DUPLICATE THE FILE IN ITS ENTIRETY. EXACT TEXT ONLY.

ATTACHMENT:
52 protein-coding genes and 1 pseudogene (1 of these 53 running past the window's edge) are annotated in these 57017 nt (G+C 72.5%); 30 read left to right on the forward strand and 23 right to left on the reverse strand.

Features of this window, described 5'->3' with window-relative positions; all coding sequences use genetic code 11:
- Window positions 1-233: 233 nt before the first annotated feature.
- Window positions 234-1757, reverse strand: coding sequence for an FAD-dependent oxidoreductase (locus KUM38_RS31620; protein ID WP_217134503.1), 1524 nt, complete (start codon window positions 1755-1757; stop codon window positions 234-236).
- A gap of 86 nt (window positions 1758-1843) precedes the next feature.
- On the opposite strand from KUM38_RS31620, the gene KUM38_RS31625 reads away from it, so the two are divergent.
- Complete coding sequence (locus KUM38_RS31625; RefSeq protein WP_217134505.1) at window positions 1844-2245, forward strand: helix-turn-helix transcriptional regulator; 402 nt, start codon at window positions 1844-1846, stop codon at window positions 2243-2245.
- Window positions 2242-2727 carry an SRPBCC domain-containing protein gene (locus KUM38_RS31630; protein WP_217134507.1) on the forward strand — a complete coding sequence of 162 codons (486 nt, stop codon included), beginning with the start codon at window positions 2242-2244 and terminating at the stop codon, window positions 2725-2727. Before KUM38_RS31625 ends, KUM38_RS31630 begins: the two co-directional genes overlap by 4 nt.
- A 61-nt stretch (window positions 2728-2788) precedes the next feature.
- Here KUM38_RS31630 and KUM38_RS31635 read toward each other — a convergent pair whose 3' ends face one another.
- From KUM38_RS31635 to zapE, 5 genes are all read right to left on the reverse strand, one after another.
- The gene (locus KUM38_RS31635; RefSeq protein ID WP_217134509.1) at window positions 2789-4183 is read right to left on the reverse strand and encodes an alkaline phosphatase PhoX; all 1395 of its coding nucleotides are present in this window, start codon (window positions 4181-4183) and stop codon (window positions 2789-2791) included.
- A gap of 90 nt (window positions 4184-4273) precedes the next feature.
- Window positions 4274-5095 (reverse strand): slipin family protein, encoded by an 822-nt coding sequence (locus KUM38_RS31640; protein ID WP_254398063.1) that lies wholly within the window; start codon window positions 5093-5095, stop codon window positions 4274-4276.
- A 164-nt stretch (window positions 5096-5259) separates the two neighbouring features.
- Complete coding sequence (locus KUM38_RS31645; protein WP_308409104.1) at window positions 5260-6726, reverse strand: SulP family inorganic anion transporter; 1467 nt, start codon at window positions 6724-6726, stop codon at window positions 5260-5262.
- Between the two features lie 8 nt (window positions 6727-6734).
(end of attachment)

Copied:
52 protein-coding genes and 1 pseudogene (1 of these 53 running past the window's edge) are annotated in these 57017 nt (G+C 72.5%); 30 read left to right on the forward strand and 23 right to left on the reverse strand.

Features of this window, described 5'->3' with window-relative positions; all coding sequences use genetic code 11:
- Window positions 1-233: 233 nt before the first annotated feature.
- Window positions 234-1757, reverse strand: coding sequence for an FAD-dependent oxidoreductase (locus KUM38_RS31620; protein ID WP_217134503.1), 1524 nt, complete (start codon window positions 1755-1757; stop codon window positions 234-236).
- A gap of 86 nt (window positions 1758-1843) precedes the next feature.
- On the opposite strand from KUM38_RS31620, the gene KUM38_RS31625 reads away from it, so the two are divergent.
- Complete coding sequence (locus KUM38_RS31625; RefSeq protein WP_217134505.1) at window positions 1844-2245, forward strand: helix-turn-helix transcriptional regulator; 402 nt, start codon at window positions 1844-1846, stop codon at window positions 2243-2245.
- Window positions 2242-2727 carry an SRPBCC domain-containing protein gene (locus KUM38_RS31630; protein WP_217134507.1) on the forward strand — a complete coding sequence of 162 codons (486 nt, stop codon included), beginning with the start codon at window positions 2242-2244 and terminating at the stop codon, window positions 2725-2727. Before KUM38_RS31625 ends, KUM38_RS31630 begins: the two co-directional genes overlap by 4 nt.
- A 61-nt stretch (window positions 2728-2788) precedes the next feature.
- Here KUM38_RS31630 and KUM38_RS31635 read toward each other — a convergent pair whose 3' ends face one another.
- From KUM38_RS31635 to zapE, 5 genes are all read right to left on the reverse strand, one after another.
- The gene (locus KUM38_RS31635; RefSeq protein ID WP_217134509.1) at window positions 2789-4183 is read right to left on the reverse strand and encodes an alkaline phosphatase PhoX; all 1395 of its coding nucleotides are present in this window, start codon (window positions 4181-4183) and stop codon (window positions 2789-2791) included.
- A gap of 90 nt (window positions 4184-4273) precedes the next feature.
- Window positions 4274-5095 (reverse strand): slipin family protein, encoded by an 822-nt coding sequence (locus KUM38_RS31640; protein ID WP_254398063.1) that lies wholly within the window; start codon window positions 5093-5095, stop codon window positions 4274-4276.
- A 164-nt stretch (window positions 5096-5259) separates the two neighbouring features.
- Complete coding sequence (locus KUM38_RS31645; protein WP_308409104.1) at window positions 5260-6726, reverse strand: SulP family inorganic anion transporter; 1467 nt, start codon at window positions 6724-6726, stop codon at window positions 5260-5262.
- Between the two features lie 8 nt (window positions 6727-6734).